The members of our county council are chosen to represent the interests of the people of our island. Sadly, this basic democratic principle has been elusive for the members to grasp.
Instead of clearing the channels of communication between our citizens and the council, in recent years the course of the council has been to narrow them. First, the council ended the right of citizens testifying to ask questions of a council member. Recently, the council chose to end any questioning of the citizen by a council member.
Council meetings are frequently extended. Citizens wanting to testify on an agenda item might have to wait hours before that item was called. Until recently, as an accommodation, the council provided a time at the beginning of each session to hear testimony. Now, that has been eliminated.
Although there is no time limit for administration personnel testimony, citizens only have only an initial three minutes. For an item of any complexity, three minutes is inadequate.
To aggravate matters, the attention by council members to the testimony being given is often missing and testifiers frequently believe that their message is unheard.
This insularity is so compelling that only rarely is testimony from the public ever mentioned in discussions by council members among themselves on an agenda item.
While citizens can seek private sessions with individual council members, the opportunity to address them all is only available by testifying at meetings and only if their concern item is on the agenda.
It is recognized that council members desire to shorten their often lengthy sessions, but foreclosure of citizens opportunities to address their concerns on issues being considered is not the route to take. If council members wish to reduce the administrative burden that clogs their meetings, I have several suggestions for rule changes that would alleviate this problem. I doubt that I will hear from them.
A classic illustration of this malaise is the abrupt termination of consideration of the proposed council-manager system that had been entertained for almost a year with mostly favorable public testimony. The ostensible justification for this action was the rather trivial question about the status of the manager under Hawaii’s civil service laws. But underlying was the council’s deep seated aversion to exercising leadership on civic affairs and the inherent conflict of interest presented by the aspirations for the plum of local politics — the mayoral position.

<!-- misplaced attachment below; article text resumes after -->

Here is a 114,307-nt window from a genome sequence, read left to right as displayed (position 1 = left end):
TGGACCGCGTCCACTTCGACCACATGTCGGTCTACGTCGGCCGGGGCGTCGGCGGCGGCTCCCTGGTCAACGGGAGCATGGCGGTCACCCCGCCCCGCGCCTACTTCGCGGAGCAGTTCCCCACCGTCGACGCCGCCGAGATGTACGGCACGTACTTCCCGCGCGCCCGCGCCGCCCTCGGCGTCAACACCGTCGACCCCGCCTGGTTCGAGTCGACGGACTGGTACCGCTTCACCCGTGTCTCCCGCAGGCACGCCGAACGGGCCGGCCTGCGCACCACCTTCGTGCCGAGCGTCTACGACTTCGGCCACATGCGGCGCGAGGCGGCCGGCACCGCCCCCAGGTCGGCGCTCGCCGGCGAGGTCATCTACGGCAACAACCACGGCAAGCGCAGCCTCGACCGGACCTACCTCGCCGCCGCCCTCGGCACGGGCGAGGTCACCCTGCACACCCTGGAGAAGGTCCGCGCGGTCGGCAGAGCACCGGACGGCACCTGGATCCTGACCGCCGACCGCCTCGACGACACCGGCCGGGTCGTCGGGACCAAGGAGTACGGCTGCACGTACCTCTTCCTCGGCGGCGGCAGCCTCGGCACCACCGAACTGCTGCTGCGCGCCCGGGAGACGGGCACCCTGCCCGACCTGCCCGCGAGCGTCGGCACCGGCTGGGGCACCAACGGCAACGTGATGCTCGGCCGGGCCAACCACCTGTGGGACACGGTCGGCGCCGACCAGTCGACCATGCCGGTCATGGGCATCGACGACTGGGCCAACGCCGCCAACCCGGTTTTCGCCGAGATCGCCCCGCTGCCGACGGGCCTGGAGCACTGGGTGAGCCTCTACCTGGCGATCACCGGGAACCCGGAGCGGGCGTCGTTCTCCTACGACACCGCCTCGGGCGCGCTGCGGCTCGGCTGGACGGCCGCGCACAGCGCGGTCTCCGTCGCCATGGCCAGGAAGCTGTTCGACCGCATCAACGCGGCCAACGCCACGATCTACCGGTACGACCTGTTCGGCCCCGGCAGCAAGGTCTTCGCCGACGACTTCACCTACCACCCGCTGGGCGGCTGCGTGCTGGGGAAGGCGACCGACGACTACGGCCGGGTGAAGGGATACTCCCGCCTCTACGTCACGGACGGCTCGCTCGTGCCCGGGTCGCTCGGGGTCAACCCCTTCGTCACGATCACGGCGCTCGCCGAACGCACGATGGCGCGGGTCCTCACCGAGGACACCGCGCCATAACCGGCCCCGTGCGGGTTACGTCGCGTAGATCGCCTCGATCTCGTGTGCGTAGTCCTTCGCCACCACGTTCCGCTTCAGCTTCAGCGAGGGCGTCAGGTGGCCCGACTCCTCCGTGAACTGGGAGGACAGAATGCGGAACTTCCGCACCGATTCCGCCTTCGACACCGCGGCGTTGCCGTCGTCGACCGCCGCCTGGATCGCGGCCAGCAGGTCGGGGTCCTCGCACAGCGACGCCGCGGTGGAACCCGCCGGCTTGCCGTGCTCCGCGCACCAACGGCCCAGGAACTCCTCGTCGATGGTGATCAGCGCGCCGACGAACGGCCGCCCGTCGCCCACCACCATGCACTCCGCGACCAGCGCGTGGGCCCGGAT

Recently, council member Hooser issued a questionnaire seeking citizen input on desired council action (A good idea). Omitted from it was any mention of the council-manager system. But what does the absence of what is probably the most important legislative item that this council has considered say to us?
Another telling indication of our council’s limited regard for our citizens and their views is the question whether our voters are entitled to be able to decide how they wish to be governed. The resolution that the council was examining when the council-manager proposal was killed set forth a very reasonable version of a governmental system that is successfully in use in much of our nation. Of course, there are legitimate issues concerning whether the system is the optimal choice for Kauai. But are these not matters for the people who would be governed by the system to decide and should not the council members regardless of their personal views give our citizens the opportunity to vote? But our council is so detached from the interests of the electorate that it seems unlikely the point was given any reflection.
Supporters of our present mayor-council system recognize the grievous problems that have arisen under it, but insist the system is fine, we just need to elect better officials. Then they go ahead and elect the same people under whose watch the problems existed. .Such supporters are part of the problem, not part of the solution.
In my view, the deterioration of the government of our island will continue unless and until we have a citizenry that is alert and commands the respect and attention it deserves and a council that faithfully evaluates what its constituents are saying.
Walter Lewis is a retired attorney who lives on Kauai and writes a monthly column for The Garden Island.